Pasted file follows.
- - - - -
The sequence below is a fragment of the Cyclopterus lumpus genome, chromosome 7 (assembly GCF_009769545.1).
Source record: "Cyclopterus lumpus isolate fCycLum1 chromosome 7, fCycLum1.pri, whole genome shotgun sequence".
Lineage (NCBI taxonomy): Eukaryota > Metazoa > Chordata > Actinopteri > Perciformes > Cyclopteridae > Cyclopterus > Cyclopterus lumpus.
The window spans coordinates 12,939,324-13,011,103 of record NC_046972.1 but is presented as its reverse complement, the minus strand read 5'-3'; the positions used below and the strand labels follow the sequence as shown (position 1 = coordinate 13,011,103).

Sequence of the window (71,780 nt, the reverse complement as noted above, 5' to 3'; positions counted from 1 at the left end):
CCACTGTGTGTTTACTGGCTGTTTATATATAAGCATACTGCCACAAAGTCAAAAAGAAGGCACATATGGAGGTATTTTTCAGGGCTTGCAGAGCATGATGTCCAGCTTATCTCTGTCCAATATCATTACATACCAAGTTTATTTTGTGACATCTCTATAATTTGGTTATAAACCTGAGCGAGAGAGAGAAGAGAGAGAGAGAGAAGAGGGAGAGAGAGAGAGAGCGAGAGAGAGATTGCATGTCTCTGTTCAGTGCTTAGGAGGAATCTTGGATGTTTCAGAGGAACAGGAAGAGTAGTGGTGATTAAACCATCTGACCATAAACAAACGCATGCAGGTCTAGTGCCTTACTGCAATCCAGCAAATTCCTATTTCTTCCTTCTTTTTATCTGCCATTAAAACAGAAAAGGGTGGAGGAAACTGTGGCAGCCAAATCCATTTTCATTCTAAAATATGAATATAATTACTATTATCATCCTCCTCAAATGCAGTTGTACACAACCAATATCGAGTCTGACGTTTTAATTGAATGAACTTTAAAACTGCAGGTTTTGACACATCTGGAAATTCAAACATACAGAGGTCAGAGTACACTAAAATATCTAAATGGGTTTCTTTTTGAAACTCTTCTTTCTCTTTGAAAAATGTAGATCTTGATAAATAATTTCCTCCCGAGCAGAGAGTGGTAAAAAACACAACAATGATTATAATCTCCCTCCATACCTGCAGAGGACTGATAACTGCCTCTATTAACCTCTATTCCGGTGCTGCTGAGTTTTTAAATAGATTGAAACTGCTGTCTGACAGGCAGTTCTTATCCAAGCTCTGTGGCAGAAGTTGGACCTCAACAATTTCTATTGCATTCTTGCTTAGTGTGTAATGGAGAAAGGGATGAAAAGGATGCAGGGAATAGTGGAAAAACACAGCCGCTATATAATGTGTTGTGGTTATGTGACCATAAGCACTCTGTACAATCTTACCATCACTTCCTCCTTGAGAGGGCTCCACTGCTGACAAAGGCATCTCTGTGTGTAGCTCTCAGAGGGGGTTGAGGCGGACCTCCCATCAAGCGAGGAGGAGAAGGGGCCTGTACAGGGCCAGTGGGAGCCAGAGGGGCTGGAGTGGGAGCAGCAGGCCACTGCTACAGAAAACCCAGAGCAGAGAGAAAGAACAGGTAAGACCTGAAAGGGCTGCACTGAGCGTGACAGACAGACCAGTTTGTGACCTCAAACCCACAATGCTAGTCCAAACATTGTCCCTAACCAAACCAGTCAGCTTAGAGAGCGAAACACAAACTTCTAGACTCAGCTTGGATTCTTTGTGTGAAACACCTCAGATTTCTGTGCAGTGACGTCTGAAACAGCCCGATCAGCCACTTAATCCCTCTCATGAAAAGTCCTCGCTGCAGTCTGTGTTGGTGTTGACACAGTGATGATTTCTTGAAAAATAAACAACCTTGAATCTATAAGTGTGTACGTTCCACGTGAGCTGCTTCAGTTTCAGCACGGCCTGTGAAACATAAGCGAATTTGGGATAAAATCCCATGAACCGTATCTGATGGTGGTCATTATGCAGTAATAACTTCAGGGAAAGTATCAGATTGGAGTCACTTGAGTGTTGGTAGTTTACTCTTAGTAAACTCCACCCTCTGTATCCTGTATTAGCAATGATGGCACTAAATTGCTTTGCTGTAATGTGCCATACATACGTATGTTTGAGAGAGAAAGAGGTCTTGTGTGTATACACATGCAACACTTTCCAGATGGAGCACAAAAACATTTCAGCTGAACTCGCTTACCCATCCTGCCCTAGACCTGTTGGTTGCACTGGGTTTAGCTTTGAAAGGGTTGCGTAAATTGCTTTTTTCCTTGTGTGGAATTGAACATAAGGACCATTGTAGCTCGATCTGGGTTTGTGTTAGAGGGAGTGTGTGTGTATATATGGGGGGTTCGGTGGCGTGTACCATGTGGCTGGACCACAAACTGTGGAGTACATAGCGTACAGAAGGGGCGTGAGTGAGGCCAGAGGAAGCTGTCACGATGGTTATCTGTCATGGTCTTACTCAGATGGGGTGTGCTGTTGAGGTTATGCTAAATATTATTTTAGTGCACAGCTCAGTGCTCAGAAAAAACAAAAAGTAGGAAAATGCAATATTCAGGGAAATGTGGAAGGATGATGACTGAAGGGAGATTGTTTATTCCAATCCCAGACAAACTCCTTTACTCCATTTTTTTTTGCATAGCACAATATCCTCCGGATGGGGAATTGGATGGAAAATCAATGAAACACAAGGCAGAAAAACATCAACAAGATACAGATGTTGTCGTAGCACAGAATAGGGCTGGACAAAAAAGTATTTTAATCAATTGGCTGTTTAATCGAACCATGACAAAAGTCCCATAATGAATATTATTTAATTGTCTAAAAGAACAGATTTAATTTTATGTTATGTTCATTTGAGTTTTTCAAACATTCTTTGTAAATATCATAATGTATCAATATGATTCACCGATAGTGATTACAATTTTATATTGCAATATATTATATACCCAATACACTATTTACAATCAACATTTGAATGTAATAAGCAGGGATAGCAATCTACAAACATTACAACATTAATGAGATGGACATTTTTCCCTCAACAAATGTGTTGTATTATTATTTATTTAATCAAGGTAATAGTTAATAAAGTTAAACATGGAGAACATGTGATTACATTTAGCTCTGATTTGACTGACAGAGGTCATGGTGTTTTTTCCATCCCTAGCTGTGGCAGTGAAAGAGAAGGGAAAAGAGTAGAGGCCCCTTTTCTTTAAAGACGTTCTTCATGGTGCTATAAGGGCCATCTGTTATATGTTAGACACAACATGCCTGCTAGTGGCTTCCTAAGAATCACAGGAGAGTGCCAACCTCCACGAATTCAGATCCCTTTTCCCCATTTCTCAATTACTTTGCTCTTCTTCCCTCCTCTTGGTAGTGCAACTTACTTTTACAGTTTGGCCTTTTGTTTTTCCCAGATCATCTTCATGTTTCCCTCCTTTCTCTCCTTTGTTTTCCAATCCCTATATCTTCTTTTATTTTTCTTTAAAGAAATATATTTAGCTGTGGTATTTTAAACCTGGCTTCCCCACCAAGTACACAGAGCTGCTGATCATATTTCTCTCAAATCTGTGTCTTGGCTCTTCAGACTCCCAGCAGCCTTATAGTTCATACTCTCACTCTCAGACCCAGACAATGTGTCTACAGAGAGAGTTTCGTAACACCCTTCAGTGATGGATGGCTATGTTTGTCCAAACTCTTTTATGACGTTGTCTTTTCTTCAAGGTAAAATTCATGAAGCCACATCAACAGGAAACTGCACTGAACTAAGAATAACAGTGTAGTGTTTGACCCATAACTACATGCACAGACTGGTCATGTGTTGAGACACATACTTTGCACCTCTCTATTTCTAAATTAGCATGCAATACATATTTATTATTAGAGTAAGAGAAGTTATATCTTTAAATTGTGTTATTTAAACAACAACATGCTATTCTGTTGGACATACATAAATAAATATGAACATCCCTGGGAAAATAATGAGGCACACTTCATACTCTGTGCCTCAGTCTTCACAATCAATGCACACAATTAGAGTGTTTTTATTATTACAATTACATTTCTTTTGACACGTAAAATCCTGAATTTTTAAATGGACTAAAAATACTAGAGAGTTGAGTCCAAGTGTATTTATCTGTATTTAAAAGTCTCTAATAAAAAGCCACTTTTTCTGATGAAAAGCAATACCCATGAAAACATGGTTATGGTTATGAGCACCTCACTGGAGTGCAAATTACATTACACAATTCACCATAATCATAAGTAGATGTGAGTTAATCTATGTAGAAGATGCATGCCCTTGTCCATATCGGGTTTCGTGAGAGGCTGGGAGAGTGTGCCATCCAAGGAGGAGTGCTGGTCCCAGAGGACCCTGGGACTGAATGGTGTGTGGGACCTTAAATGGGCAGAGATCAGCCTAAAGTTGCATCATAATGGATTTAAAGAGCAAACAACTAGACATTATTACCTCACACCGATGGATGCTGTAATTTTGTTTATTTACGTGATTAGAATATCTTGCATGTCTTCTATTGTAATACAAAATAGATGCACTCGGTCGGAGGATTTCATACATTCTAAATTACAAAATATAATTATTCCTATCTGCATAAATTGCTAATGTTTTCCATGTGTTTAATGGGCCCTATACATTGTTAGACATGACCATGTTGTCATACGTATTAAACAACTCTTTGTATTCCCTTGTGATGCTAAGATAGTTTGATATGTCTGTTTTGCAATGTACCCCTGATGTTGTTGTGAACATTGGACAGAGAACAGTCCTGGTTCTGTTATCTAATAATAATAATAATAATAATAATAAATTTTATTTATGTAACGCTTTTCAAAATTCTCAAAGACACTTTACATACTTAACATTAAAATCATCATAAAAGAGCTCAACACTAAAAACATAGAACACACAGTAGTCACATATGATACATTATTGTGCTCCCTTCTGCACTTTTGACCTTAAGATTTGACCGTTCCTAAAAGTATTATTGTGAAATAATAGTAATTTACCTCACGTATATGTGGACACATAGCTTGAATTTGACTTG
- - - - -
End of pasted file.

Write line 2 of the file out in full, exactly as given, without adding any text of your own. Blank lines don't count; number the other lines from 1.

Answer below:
Source record: "Cyclopterus lumpus isolate fCycLum1 chromosome 7, fCycLum1.pri, whole genome shotgun sequence".